Nepal | July 08, 2020

EDITORIAL: Fix them now

The Himalayan Times
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When the monsoon rains start, the roads in the Kathmandu Valley look like muddy fields ready for paddy plantation

Perhaps moved by the tragic drowning of an 11-year-old school girl, Binita Phuyal, into a pit of a drain at Nepaltar on broad daylight Friday, Prime Minister Sher Bahadur Deuba called a meeting of high level government officials at his office and instructed them to fix the dangerous pits and potholes in the city areas within 15 days.

The girl in school uniform carrying a bag on her back is seen in a video footage slowly crossing the flooded roads, watched by the traffic police and others, suddenly sinking into the whirlpool of a drain, terrifying the onlookers with no means to rescue her.

Phuyal’s body was recovered downstream of the swollen rivulet after an hour of scramble. Another girl Satya Sapkota had also fallen into the drainage pit at Samakhushi but she was rescued by locals after she managed to raise her hands along with her school bag.

These are  two incidents which speak volumes about the pathetic conditions of the roads, drainage systems and poor security management. The school girls would not have encountered such horrifying incidents had the security personnel been deployed at vulnerable areas alerting the people from crossing the deep waters.

The PM is learnt to have expressed his serious concern about the sorry state of the roads and drainage systems during the meeting with senior government officials, who passed the buck on one government agency to the other and tried to escape from their core responsibilities.

Not only did the PM instruct the officials, but also pledged allocating budget to fix the problems through a special decision from his cabinet.

He also instructed the three government entities – Nepal Telecom, Nepal Electricity Authority and Department of Roads – to carry out their works in coordination with one another so that no roads are left with pits and potholes risking the life of motorists and pedestrians. When the monsoon rains start, the roads in the Kathmandu Valley look like muddy fields ready for paddy plantation.

Frustrated by the government apathy to repair the roads on time, locals of Thamel were also seen planting paddy in the middle of the busy roads. But the authorities concerned paid no attention to fix the problem.

Most of the roads in the Valley have now become a death trap, even for motorists, for lack of timely repairs and maintenance. The conditions of the roads have turned from bad to worse after the Melamchi Drinking Water Project started digging trenches to lay down water pipelines across the Valley.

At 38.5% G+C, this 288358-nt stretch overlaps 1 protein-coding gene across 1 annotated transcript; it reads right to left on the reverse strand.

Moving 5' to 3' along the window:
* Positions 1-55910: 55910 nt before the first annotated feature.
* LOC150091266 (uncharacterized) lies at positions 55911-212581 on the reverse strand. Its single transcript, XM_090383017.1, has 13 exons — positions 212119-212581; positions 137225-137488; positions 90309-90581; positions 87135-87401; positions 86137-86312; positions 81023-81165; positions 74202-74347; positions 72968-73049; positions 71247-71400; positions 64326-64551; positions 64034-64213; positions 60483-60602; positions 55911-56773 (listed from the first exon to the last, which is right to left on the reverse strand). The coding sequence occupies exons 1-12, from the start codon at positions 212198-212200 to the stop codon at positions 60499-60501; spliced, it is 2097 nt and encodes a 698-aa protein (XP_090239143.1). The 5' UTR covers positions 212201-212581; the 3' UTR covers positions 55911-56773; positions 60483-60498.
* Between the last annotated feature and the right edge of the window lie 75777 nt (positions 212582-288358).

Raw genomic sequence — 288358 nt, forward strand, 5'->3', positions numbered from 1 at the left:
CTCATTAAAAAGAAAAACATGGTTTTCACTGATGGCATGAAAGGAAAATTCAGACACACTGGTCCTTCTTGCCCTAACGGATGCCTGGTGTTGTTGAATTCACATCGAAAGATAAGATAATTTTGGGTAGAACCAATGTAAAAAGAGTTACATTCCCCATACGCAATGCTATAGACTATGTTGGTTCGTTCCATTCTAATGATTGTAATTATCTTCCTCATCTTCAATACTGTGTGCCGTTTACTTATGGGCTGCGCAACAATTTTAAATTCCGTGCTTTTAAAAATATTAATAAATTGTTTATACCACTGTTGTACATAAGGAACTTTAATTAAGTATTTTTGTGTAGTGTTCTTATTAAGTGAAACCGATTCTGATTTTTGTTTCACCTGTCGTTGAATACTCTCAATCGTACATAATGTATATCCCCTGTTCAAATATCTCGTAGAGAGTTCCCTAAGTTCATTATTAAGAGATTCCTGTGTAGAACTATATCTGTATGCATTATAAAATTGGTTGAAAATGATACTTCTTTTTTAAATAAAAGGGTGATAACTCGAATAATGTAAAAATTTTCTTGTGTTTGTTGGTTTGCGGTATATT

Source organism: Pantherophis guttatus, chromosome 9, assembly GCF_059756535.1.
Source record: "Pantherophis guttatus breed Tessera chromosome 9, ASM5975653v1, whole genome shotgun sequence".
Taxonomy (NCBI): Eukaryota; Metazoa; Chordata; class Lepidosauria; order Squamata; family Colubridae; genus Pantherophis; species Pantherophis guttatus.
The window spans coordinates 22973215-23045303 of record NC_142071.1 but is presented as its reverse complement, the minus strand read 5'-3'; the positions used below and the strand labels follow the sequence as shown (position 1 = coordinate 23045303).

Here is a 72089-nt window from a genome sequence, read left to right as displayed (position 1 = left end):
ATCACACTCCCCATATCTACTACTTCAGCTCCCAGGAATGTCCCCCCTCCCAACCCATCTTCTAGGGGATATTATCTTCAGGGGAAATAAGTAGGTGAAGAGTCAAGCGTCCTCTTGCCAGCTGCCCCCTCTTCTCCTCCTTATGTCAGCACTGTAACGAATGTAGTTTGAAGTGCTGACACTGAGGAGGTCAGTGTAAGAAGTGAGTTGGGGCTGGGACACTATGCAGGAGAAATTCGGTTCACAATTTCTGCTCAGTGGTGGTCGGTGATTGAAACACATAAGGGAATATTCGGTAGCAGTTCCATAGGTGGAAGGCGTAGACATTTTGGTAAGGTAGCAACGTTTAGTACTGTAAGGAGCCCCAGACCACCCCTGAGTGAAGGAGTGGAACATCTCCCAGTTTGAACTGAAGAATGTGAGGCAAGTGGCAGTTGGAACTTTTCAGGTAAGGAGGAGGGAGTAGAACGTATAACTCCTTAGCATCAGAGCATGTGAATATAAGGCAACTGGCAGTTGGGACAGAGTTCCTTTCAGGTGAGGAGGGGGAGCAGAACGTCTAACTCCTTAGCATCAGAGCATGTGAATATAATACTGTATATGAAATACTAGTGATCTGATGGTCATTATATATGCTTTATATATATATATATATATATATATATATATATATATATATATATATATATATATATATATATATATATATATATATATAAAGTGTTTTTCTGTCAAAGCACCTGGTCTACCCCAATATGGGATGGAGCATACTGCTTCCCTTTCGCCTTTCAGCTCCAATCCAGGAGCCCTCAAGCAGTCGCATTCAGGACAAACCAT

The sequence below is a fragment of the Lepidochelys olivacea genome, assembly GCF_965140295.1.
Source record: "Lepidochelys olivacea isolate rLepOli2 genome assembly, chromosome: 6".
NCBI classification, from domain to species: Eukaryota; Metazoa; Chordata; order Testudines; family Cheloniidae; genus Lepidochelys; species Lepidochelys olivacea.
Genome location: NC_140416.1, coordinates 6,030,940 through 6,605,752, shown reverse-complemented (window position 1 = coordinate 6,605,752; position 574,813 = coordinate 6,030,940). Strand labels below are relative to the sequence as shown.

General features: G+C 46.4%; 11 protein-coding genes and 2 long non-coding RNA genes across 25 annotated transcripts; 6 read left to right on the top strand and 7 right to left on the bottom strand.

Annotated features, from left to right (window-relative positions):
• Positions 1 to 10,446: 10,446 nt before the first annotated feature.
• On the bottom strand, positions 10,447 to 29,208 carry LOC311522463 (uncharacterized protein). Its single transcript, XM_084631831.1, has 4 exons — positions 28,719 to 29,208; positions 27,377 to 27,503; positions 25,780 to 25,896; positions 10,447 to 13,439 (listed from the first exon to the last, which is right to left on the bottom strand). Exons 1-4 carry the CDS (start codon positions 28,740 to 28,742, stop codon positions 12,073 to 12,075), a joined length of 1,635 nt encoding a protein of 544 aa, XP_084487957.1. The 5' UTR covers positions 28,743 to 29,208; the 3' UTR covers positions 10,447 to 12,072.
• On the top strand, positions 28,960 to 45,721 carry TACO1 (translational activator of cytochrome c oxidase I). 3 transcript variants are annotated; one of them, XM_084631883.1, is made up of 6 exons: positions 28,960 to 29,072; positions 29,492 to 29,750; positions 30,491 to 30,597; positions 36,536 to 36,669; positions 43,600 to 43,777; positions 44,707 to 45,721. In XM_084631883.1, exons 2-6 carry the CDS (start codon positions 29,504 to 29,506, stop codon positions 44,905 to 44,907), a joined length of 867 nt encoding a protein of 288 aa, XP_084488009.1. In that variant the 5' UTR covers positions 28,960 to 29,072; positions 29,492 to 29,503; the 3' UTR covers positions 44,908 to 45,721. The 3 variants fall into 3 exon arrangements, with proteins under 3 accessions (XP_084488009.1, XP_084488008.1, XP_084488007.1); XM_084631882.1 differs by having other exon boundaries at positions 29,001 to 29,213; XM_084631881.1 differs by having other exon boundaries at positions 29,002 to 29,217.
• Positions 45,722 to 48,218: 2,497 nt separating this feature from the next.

The project did little to control dust and mud that have inflicted serious health problems to the Valley denizens. The problem does not end here. The Department of Road which started widening the busy road from Kalangki to Nagdhunga section has halted its work following the Supreme Court’s stay order over the locals’ litigation.

Such legal and logistics problem should be settled at the earliest so that the construction works can be completed on time.

All concerned government agencies must work out a coordinated plan of action ensuring that the construction work of every line ministry is accomplished without hampering  others and the public.

Tobacco use

The consumption of tobacco is one of the major  causes of many non-communicable diseases.

An ideal way to discourage the use of such products is to increase the taxes imposed on them which appears to be working. Particularly the youths desist from smoking when the price of tobacco is made more expensive.

Nepal imposes a levy on tobacco products as health tax. It is the only country to do so in the South-East Asia region.

The tax imposed on tobacco in Nepal is low compared to the standards of the World Health Organization (WHO). Nepal imposes a tax of only 33.7 per cent on these against the recommended 70 per cent determined by the WHO.

As such, the raising of taxes on tobacco products can be an effective weapon to deal with the widespread consumption of tobacco products. Although most consumers are aware of the hazards of the effects of tobacco use they continue to smoke.

Meanwhile, the extra money that would accrue from the tax could be used for the treatment of cancer patients which could reach epidemic proportions if not dealt timely.

Quitting smoking makes people healthier and the healthcare costs could be met by imposing higher taxes for tobacco products.


A version of this article appears in print on July 18, 2017 of The Himalayan Times.

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